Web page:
1.3 Circumference of a circle
You may have noticed that a new term has slipped in to the title of this section. The term circumference refers to the distance around the outside of a circle – its perimeter. The perimeter and the circumference of a circle mean exactly the same, it’s just that when referring to circles you would normally use the term circumference.
Activity 3: Finding the circumference
- You have made a cake and want to decorate it with a ribbon.
The diameter of the cake is 15 cm. You have a length of ribbon that is 0.5 m long. Will you have enough ribbon to go around the outside of the cake?
- You have recently put a pond in your garden and are thinking about putting a fence around it for safety. The radius of the pond is 7.4 m.
What length of fencing would you require to fit around the full length of the pond? Round your answer up to the next full metre.
- d = 15 cm
Using the formula C = πd
- C = 3.142 × 15
- C = 47.13 cm
Since you need 47.13 cm and have ribbon that is 0.5 m (50 cm) long, yes, you have enough ribbon to go around the cake.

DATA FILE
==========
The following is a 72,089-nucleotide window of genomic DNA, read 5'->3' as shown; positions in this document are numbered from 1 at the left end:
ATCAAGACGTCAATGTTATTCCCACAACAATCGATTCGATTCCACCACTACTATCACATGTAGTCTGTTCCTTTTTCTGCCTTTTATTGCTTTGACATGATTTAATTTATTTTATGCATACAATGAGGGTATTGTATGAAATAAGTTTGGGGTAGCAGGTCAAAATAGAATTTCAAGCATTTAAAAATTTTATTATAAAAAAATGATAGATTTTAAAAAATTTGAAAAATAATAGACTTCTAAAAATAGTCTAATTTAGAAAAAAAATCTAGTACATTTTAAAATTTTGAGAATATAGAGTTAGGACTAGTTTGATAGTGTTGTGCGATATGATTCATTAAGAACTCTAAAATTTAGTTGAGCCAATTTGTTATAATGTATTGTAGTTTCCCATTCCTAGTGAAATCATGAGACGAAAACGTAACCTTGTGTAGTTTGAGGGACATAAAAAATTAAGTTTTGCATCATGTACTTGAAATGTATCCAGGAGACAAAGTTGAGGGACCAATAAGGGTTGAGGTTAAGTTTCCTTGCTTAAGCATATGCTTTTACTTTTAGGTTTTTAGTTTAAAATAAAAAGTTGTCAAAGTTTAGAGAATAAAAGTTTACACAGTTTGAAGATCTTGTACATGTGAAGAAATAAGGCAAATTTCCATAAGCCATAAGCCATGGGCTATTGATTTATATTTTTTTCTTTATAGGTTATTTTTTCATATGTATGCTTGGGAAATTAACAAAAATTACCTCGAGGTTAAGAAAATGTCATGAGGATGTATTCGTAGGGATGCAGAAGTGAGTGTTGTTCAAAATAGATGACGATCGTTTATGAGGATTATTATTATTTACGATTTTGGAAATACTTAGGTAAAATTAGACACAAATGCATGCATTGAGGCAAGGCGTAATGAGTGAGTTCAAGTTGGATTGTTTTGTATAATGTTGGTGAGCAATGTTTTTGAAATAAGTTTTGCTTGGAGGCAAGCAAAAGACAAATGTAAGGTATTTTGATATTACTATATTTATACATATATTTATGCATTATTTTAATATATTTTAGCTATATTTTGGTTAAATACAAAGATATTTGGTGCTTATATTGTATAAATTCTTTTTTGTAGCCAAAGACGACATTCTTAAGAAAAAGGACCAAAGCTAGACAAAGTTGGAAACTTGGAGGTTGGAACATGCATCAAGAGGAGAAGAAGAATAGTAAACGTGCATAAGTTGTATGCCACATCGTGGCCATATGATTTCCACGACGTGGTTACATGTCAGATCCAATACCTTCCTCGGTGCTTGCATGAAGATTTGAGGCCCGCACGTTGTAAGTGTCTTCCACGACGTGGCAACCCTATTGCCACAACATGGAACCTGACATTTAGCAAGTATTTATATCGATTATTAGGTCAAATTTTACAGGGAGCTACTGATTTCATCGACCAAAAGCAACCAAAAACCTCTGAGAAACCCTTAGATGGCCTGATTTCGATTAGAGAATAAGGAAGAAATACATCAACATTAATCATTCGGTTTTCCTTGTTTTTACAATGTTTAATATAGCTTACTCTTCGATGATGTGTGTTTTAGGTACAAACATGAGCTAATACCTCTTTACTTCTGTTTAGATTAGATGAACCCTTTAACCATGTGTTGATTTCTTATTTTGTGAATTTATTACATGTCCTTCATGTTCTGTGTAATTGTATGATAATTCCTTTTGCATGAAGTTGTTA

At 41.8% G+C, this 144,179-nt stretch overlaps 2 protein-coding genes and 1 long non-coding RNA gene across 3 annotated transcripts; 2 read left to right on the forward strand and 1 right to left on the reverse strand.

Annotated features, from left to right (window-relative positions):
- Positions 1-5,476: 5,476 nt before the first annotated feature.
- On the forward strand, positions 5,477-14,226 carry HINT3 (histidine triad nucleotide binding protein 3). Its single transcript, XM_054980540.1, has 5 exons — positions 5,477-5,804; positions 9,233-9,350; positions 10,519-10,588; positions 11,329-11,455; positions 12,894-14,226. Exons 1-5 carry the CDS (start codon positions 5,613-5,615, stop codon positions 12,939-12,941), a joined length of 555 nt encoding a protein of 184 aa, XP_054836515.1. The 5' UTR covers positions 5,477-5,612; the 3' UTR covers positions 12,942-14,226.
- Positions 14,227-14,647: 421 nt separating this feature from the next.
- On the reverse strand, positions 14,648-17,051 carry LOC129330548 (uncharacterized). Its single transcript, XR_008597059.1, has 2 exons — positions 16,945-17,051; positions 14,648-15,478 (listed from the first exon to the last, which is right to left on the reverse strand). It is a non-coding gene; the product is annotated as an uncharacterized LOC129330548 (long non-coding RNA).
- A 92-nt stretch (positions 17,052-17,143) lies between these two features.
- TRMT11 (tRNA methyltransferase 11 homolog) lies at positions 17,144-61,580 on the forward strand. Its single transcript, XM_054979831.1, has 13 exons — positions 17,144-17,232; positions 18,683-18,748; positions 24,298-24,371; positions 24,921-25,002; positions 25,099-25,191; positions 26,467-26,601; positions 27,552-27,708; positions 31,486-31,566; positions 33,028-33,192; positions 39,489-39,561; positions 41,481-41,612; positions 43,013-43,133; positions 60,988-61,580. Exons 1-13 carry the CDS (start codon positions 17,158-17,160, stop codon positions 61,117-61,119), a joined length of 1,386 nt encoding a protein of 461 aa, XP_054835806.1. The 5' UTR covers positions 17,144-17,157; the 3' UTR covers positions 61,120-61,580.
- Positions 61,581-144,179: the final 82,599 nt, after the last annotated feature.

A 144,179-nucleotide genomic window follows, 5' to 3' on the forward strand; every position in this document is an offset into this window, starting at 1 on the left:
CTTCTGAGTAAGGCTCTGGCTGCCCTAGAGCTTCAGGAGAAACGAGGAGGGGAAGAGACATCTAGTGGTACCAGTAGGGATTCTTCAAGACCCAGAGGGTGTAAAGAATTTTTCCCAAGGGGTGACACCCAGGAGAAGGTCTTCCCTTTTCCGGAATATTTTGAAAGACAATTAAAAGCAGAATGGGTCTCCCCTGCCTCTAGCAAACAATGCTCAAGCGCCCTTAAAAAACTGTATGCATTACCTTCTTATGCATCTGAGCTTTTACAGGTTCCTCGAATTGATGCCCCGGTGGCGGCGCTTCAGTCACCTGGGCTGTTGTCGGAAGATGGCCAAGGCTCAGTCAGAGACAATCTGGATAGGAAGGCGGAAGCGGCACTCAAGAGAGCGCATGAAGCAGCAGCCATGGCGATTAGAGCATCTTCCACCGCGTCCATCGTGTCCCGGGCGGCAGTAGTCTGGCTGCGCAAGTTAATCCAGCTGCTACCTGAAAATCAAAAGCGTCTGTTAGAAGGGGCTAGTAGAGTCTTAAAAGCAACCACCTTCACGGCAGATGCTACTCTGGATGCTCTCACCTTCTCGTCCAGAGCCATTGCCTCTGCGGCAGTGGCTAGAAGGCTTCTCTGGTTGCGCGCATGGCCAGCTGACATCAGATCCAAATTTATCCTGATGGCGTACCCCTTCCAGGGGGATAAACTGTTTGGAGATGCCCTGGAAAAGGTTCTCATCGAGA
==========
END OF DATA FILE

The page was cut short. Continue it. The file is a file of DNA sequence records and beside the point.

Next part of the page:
C = πd
C = 3.142 × 14.8
C = 46.5016 m which is 47 m to the next full metre.
You should now be feeling confident with finding the perimeter of all types of shapes, including circles. By completing Activity 3, you have also re-capped on using formulas and rounding.
The next part of this section looks at finding the area (space inside) a shape or space. As mentioned previously, this is incredibly useful in everyday situations such as working out how much carpet or turf to buy, how many rolls of wallpaper you need or how many tins of paint you need to give the wall two coats.
In this section you have learned:
- that perimeter is the distance around the outside of a space or shape
- how to find the perimeter of simple and more complex shapes
- how to use the formula for finding the circumference of a circle.